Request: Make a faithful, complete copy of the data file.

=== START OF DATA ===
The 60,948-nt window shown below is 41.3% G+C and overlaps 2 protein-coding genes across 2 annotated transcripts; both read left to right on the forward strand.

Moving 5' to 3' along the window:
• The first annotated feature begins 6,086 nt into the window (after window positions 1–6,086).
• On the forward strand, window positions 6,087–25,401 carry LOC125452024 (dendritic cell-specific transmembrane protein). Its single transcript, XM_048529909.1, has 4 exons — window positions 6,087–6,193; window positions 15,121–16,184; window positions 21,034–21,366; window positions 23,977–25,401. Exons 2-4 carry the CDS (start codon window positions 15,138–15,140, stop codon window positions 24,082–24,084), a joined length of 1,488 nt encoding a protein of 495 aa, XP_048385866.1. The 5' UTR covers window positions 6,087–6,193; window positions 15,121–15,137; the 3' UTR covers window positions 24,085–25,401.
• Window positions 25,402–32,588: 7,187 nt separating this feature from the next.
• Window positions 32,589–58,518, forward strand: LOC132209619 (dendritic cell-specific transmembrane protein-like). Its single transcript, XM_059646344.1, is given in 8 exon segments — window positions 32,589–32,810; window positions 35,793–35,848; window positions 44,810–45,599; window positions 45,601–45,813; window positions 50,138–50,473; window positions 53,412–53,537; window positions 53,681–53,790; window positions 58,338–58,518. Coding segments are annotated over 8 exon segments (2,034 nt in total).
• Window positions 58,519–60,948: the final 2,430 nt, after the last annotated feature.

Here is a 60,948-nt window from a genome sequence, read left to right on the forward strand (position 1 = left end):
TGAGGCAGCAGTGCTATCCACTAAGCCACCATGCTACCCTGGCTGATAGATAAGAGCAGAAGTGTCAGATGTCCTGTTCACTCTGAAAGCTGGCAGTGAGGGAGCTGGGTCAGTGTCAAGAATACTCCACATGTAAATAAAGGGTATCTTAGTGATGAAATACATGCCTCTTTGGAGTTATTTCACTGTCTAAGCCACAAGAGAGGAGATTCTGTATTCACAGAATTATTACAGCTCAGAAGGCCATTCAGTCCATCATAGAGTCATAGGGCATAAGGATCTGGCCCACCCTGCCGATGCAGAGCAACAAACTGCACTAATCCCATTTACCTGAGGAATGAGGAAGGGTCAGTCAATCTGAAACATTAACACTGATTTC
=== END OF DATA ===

The 60,948-nt window shown below is 41.3% G+C and overlaps 2 protein-coding genes across 2 annotated transcripts; both read left to right on the forward strand.

Moving 5' to 3' along the window:
• The first annotated feature begins 6,086 nt into the window (after window positions 1–6,086).
• On the forward strand, window positions 6,087–25,401 carry LOC125452024 (dendritic cell-specific transmembrane protein). Its single transcript, XM_048529909.1, has 4 exons — window positions 6,087–6,193; window positions 15,121–16,184; window positions 21,034–21,366; window positions 23,977–25,401. Exons 2-4 carry the CDS (start codon window positions 15,138–15,140, stop codon window positions 24,082–24,084), a joined length of 1,488 nt encoding a protein of 495 aa, XP_048385866.1. The 5' UTR covers window positions 6,087–6,193; window positions 15,121–15,137; the 3' UTR covers window positions 24,085–25,401.
• Window positions 25,402–32,588: 7,187 nt separating this feature from the next.
• Window positions 32,589–58,518, forward strand: LOC132209619 (dendritic cell-specific transmembrane protein-like). Its single transcript, XM_059646344.1, is given in 8 exon segments — window positions 32,589–32,810; window positions 35,793–35,848; window positions 44,810–45,599; window positions 45,601–45,813; window positions 50,138–50,473; window positions 53,412–53,537; window positions 53,681–53,790; window positions 58,338–58,518. Coding segments are annotated over 8 exon segments (2,034 nt in total).
• Window positions 58,519–60,948: the final 2,430 nt, after the last annotated feature.

Here is a 60,948-nt window from a genome sequence, read left to right on the forward strand (position 1 = left end):
TGAGGCAGCAGTGCTATCCACTAAGCCACCATGCTACCCTGGCTGATAGATAAGAGCAGAAGTGTCAGATGTCCTGTTCACTCTGAAAGCTGGCAGTGAGGGAGCTGGGTCAGTGTCAAGAATACTCCACATGTAAATAAAGGGTATCTTAGTGATGAAATACATGCCTCTTTGGAGTTATTTCACTGTCTAAGCCACAAGAGAGGAGATTCTGTATTCACAGAATTATTACAGCTCAGAAGGCCATTCAGTCCATCATAGAGTCATAGGGCATAAGGATCTGGCCCACCCTGCCGATGCAGAGCAACAAACTGCACTAATCCCATTTACCTGAGGAATGAGGAAGGGTCAGTCAATCTGAAACATTAACACTGATTTC